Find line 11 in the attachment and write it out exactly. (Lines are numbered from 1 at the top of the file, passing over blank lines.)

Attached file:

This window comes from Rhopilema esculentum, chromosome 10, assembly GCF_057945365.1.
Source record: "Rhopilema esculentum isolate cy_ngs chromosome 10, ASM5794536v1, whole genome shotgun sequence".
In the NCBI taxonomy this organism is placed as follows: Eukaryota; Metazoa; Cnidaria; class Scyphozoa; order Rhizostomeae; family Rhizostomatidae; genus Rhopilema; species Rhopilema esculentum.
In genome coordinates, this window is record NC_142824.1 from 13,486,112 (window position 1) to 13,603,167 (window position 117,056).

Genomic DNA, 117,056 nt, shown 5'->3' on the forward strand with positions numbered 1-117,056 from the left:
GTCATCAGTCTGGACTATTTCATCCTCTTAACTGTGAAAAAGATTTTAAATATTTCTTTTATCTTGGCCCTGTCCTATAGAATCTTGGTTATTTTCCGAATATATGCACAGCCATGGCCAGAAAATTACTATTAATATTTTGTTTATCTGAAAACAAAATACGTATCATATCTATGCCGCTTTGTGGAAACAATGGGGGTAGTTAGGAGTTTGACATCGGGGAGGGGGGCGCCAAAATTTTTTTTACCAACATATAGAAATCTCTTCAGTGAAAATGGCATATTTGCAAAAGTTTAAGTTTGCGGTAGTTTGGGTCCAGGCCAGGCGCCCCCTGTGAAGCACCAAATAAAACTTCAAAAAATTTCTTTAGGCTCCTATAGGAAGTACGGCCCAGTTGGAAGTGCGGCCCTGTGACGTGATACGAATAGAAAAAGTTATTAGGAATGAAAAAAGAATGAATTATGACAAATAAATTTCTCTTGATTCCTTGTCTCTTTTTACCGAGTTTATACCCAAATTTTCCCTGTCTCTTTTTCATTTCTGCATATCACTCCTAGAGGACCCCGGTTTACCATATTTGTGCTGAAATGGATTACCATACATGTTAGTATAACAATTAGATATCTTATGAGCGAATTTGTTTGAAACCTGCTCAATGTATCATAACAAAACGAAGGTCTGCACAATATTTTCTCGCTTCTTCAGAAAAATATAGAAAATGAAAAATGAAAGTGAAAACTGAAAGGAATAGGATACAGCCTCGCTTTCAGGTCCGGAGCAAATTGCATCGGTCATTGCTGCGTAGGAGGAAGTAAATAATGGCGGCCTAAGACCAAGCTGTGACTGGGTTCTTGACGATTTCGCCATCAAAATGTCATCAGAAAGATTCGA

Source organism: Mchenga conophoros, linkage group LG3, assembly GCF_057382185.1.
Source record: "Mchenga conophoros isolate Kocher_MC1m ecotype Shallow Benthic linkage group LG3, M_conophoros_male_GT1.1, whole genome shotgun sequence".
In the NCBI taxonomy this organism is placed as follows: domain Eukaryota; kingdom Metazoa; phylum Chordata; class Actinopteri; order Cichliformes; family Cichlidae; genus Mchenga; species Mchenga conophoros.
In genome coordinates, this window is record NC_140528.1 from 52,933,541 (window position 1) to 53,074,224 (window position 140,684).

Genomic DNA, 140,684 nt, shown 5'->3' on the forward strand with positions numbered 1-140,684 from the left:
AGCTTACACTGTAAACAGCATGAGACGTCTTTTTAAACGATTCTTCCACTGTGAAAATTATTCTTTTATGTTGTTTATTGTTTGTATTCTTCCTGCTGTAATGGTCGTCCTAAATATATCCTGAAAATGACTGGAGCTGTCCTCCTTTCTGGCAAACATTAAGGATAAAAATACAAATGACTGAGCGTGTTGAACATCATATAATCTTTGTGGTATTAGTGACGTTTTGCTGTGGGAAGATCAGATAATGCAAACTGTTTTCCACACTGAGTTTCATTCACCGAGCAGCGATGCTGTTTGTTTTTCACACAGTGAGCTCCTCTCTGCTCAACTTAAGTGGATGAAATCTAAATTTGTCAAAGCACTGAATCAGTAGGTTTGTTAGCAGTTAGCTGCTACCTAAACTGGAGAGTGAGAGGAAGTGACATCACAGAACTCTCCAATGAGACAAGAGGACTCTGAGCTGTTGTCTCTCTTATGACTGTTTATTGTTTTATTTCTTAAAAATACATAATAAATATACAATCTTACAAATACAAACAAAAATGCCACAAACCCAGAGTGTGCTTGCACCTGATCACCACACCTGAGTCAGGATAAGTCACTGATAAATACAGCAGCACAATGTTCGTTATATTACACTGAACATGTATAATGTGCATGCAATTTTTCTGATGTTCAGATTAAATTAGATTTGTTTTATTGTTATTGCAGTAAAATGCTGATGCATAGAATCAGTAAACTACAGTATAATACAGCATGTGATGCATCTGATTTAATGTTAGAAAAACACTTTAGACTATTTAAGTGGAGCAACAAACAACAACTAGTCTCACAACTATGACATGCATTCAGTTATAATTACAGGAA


Genomic DNA, 140,684 nt, shown 5'->3' on the forward strand with positions numbered 1-140,684 from the left: